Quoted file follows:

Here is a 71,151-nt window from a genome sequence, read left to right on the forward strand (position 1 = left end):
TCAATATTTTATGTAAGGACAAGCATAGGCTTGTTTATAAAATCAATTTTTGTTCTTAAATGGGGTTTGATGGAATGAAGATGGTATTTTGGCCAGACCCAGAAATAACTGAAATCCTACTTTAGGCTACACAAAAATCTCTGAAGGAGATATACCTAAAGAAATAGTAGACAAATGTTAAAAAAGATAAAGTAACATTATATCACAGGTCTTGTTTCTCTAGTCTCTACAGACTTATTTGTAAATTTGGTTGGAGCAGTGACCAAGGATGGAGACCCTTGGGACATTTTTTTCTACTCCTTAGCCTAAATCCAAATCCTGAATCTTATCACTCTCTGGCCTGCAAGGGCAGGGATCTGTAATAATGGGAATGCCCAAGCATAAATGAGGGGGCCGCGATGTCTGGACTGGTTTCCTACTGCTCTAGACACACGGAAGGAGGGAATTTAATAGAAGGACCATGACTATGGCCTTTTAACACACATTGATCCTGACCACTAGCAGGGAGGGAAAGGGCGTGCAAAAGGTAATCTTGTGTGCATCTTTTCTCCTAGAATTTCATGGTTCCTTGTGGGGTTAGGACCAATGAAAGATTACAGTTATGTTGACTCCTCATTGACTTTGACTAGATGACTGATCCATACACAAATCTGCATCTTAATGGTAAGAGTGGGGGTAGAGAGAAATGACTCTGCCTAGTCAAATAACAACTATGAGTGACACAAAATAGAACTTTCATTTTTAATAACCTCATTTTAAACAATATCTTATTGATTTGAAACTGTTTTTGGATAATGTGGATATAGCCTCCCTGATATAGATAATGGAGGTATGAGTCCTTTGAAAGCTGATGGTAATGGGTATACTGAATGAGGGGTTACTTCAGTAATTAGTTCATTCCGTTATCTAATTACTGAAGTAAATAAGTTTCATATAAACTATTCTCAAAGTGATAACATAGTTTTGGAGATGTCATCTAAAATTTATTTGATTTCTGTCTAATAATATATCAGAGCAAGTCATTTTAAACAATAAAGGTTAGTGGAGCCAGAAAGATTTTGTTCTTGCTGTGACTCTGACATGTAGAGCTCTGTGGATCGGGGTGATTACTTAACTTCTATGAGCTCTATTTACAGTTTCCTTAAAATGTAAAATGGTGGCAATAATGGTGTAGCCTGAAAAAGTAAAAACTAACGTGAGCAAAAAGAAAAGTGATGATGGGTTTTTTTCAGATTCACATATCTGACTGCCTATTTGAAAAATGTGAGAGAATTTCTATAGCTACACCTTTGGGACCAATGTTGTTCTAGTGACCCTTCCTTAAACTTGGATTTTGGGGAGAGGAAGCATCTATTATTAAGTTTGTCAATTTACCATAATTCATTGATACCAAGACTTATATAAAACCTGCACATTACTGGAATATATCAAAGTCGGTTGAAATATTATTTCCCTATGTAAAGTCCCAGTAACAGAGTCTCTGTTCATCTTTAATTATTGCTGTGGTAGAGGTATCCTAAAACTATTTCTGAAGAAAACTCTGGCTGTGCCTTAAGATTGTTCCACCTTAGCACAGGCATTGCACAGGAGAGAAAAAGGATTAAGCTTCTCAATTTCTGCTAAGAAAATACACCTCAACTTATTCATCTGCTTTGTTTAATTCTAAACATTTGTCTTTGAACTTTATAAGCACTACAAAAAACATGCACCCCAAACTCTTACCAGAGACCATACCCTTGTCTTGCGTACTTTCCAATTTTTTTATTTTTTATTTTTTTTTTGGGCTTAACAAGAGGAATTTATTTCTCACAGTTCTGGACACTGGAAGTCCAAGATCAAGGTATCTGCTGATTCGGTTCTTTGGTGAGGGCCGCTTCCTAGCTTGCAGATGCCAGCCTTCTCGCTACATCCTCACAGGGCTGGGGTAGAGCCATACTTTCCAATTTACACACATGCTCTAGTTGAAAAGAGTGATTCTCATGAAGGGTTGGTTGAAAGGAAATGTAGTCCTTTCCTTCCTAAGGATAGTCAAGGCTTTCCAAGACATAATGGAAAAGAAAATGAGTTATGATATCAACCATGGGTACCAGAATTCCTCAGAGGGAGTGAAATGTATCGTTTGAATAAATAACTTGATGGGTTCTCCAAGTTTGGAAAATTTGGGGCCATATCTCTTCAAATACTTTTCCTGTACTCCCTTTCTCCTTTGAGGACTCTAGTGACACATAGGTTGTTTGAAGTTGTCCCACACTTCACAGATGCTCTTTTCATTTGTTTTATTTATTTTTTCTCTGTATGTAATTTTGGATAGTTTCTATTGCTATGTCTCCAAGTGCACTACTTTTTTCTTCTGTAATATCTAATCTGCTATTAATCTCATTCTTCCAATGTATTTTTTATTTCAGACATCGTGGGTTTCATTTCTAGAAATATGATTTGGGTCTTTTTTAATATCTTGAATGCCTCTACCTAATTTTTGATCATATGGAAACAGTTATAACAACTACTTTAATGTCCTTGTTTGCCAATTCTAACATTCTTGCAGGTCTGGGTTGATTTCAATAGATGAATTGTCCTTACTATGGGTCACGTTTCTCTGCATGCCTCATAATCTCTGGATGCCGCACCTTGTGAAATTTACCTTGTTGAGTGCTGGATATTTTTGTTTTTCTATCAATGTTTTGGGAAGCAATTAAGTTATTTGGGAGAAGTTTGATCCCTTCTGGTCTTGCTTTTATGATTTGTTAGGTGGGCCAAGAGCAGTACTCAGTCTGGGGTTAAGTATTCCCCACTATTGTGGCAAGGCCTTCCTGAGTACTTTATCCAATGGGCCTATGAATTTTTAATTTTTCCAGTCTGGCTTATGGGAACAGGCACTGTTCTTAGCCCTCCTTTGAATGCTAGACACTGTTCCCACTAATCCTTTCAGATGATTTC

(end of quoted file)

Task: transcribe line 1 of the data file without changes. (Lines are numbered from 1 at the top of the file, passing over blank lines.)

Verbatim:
Here is a 71,151-nt window from a genome sequence, read left to right on the forward strand (position 1 = left end):